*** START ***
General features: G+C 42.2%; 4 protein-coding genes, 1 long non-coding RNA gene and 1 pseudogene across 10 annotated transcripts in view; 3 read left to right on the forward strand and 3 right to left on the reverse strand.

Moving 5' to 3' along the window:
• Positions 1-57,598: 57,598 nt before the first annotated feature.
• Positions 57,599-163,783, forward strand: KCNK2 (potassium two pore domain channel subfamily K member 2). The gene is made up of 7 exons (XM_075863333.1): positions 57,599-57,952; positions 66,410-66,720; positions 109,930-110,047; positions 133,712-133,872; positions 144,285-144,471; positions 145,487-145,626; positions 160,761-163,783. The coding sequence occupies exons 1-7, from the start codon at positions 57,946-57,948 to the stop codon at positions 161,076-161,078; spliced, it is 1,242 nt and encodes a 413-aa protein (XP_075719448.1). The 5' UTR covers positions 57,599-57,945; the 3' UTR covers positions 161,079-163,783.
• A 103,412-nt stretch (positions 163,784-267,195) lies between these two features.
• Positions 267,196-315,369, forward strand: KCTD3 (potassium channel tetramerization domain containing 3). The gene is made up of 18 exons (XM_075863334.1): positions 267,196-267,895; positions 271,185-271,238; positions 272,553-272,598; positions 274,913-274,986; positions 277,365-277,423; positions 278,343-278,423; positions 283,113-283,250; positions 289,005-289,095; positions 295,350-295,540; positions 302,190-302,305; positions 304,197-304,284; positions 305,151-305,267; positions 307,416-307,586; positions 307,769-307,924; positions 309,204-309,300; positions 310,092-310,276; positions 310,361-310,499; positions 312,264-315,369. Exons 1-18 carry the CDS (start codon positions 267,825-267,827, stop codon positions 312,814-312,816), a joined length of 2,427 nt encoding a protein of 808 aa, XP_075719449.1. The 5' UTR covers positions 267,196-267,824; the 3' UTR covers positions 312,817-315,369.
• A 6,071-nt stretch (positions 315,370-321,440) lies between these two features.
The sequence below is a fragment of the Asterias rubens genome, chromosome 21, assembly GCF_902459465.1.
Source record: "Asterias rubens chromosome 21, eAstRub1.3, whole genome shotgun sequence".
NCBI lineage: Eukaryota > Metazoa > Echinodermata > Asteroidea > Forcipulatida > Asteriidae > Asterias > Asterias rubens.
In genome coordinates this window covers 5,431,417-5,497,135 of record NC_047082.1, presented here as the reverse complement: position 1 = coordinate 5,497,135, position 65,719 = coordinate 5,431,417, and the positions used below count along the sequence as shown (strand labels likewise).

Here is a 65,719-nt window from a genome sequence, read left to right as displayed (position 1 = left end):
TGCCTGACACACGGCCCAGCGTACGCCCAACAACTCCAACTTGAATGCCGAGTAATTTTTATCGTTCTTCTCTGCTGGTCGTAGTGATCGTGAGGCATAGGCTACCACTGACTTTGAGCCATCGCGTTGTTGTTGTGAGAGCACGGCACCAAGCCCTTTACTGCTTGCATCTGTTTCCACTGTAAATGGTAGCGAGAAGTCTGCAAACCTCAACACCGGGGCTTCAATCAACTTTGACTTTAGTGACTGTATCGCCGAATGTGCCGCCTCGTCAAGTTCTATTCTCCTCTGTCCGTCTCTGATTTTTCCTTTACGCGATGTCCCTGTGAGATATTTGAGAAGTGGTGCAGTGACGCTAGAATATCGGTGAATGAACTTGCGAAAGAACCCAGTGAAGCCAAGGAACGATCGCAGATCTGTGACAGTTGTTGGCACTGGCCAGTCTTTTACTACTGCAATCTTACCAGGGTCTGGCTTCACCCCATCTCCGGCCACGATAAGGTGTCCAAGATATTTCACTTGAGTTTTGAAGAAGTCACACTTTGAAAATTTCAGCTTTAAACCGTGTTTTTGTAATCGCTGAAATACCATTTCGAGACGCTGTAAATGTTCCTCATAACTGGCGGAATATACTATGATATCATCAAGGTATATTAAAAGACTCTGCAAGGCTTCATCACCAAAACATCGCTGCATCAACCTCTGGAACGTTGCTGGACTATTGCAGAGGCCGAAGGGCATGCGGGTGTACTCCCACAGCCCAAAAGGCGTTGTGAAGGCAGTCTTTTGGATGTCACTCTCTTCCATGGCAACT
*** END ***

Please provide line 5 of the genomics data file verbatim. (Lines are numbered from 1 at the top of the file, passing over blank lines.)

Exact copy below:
• A 103,412-nt stretch (positions 163,784-267,195) lies between these two features.